The Toronto Raptors have cruised to their best start in seven seasons, but the competition has left something to be desired.
That'll change Tuesday night against the Dallas Mavericks, who seek a fourth straight victory in home openers as the Raptors target the first 4-0 start in franchise history.
Toronto (3-0), beginning a four-game trip with back-to-back games in Dallas and Oklahoma City, last won its first three in 2008-09, but none of those wins came against teams that ended the season over .500 and the Raptors went on to lose 49 games.
They still have plenty to prove this time around considering their wins have come against Indiana, Boston and Milwaukee, who have combined for one win through three games each during the first week of the season.
Even so, after Sunday's 106-87 home win over the Bucks, the victories have come by an average of 12.0 points with the Raptors shooting 42.0 percent from 3-point range and holding a rebounding advantage of 12.7.
While DeMar DeRozan and Kyle Lowry remain key pieces, center Jonas Valanciunas had 19 points with eight rebounds and is averaging 15.3 and 11.0. Newcomer and starting forward DeMarre Carroll has averaged 16.3 points and shot 42.1 percent from 3-point range.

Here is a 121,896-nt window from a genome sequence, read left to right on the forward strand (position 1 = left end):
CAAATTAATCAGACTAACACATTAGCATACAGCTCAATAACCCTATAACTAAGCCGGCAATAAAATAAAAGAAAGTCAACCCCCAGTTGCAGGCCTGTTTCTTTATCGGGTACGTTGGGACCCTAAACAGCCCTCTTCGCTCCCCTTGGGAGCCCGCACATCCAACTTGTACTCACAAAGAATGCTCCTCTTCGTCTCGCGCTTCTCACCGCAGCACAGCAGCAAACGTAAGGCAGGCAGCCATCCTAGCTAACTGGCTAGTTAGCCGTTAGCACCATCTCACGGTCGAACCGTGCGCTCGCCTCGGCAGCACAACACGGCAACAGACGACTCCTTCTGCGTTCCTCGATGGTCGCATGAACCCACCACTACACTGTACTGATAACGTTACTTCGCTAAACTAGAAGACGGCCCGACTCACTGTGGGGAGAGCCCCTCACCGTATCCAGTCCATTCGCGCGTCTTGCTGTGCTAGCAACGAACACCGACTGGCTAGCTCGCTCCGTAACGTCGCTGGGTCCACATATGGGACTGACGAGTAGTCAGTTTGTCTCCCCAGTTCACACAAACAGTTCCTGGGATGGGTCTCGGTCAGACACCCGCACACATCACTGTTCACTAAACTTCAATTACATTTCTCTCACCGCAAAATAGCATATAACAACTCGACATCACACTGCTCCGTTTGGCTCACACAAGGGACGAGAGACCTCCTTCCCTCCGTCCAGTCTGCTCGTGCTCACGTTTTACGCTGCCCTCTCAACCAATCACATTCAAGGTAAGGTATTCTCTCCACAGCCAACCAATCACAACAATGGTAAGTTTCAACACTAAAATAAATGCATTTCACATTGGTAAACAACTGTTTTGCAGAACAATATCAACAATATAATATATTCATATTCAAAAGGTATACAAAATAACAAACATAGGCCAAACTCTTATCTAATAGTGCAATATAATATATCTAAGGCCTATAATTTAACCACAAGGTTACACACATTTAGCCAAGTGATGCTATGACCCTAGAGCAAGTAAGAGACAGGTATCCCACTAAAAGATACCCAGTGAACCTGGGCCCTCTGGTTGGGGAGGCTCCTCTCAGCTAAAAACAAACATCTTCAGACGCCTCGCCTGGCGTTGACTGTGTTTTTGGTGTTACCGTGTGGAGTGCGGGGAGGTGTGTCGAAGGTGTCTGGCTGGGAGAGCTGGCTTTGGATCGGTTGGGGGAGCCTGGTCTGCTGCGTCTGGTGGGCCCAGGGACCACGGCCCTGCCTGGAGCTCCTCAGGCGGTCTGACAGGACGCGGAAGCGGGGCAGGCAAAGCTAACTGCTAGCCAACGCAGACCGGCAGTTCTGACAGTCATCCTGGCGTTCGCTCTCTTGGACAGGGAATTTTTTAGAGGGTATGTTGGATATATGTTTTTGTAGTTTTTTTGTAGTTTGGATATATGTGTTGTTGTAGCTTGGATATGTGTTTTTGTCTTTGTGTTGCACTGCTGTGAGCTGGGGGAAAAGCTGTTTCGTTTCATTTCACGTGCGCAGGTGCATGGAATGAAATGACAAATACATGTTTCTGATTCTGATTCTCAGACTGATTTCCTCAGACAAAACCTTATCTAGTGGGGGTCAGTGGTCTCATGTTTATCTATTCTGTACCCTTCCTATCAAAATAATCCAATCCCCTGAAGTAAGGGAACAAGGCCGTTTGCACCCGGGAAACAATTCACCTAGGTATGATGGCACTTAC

The bench scored 21 of Toronto's 25 fourth-quarter points, with Terrence Ross getting all of his 11 in the final 12 minutes, while Patrick Patterson went 4 for 5 from 3-point range on his way to 16.
"I think we just went out there tonight and played our game," Lowry said. "We are getting a lot more comfortable with each other, feeling out where we are going to be and the spots on the floor where we need to be at."
Dallas won both meetings last season, holding DeRozan to 7-of-29 shooting and 9.0 points per game, while Lowry has shot 13 of 47 an averaged 13.0 points over his previous three in the series.
The Mavericks (2-1) were even more impressive against Kobe Bryant in Sunday's 103-93 win at the Los Angeles Lakers. Bryant was 3 for 15 and Dallas held the Lakers to 36.5 percent from the floor. On their season-opening trip against Phoenix, the Los Angeles Clippers and Lakers, the Mavs limited opponents to 39.8 percent and 27.0 from long range.
"I thought that we really were decent defensively," Dirk Nowitzki told the team's official website.
The veteran forward was also impressive offensively, scoring a game-high 25 points on 10-of-13 shooting, though he was held to 35.1 percent in last season's wins over Toronto. He's shooting 55.3 percent to start the season as backcourt newcomers Deron Williams and Wesley Matthews try to settle in.
Both returned after missing the loss to the Clippers, and the Mavericks also got Chandler Parsons back for the first time since he was shut down after one playoff game and undergoing right knee surgery May 1.
"It felt good. To be out there, it's been a long time coming and a lot of countless hours of rehab," said Parsons, who went 1 of 6 in 12 minutes.
"But I missed some bunnies, and that's going to come. You're going to be a little rusty and you're going to be tired. You can do all the conditioning that you can in the pool and on the treadmill and everything, but you can't ever simulate a game. It's going to take some time, but the good thing is my knee felt fine."